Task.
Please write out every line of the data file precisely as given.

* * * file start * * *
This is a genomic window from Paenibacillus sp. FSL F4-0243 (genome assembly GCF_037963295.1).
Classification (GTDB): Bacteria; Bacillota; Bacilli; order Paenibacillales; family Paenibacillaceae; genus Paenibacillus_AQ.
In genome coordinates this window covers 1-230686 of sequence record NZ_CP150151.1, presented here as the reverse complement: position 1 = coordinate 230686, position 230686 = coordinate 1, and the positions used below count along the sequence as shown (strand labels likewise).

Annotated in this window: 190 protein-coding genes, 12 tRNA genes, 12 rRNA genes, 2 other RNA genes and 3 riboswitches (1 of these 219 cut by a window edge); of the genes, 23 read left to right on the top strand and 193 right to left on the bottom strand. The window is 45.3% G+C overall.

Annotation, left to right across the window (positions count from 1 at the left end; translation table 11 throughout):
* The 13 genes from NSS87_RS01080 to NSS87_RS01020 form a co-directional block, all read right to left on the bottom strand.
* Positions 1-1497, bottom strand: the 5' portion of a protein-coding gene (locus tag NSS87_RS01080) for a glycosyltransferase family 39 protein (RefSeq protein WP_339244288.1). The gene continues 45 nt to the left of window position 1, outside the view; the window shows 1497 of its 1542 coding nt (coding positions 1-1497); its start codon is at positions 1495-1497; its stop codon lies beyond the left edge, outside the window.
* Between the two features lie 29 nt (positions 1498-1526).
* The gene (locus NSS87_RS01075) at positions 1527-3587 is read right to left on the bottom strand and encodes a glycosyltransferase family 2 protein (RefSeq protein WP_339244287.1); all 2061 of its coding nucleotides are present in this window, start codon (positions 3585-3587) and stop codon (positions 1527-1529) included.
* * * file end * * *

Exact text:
This is a genomic window from Paenibacillus sp. FSL F4-0243 (genome assembly GCF_037963295.1).
Classification (GTDB): Bacteria; Bacillota; Bacilli; order Paenibacillales; family Paenibacillaceae; genus Paenibacillus_AQ.
In genome coordinates this window covers 1-230686 of sequence record NZ_CP150151.1, presented here as the reverse complement: position 1 = coordinate 230686, position 230686 = coordinate 1, and the positions used below count along the sequence as shown (strand labels likewise).

Annotated in this window: 190 protein-coding genes, 12 tRNA genes, 12 rRNA genes, 2 other RNA genes and 3 riboswitches (1 of these 219 cut by a window edge); of the genes, 23 read left to right on the top strand and 193 right to left on the bottom strand. The window is 45.3% G+C overall.

Annotation, left to right across the window (positions count from 1 at the left end; translation table 11 throughout):
* The 13 genes from NSS87_RS01080 to NSS87_RS01020 form a co-directional block, all read right to left on the bottom strand.
* Positions 1-1497, bottom strand: the 5' portion of a protein-coding gene (locus tag NSS87_RS01080) for a glycosyltransferase family 39 protein (RefSeq protein WP_339244288.1). The gene continues 45 nt to the left of window position 1, outside the view; the window shows 1497 of its 1542 coding nt (coding positions 1-1497); its start codon is at positions 1495-1497; its stop codon lies beyond the left edge, outside the window.
* Between the two features lie 29 nt (positions 1498-1526).
* The gene (locus NSS87_RS01075) at positions 1527-3587 is read right to left on the bottom strand and encodes a glycosyltransferase family 2 protein (RefSeq protein WP_339244287.1); all 2061 of its coding nucleotides are present in this window, start codon (positions 3585-3587) and stop codon (positions 1527-1529) included.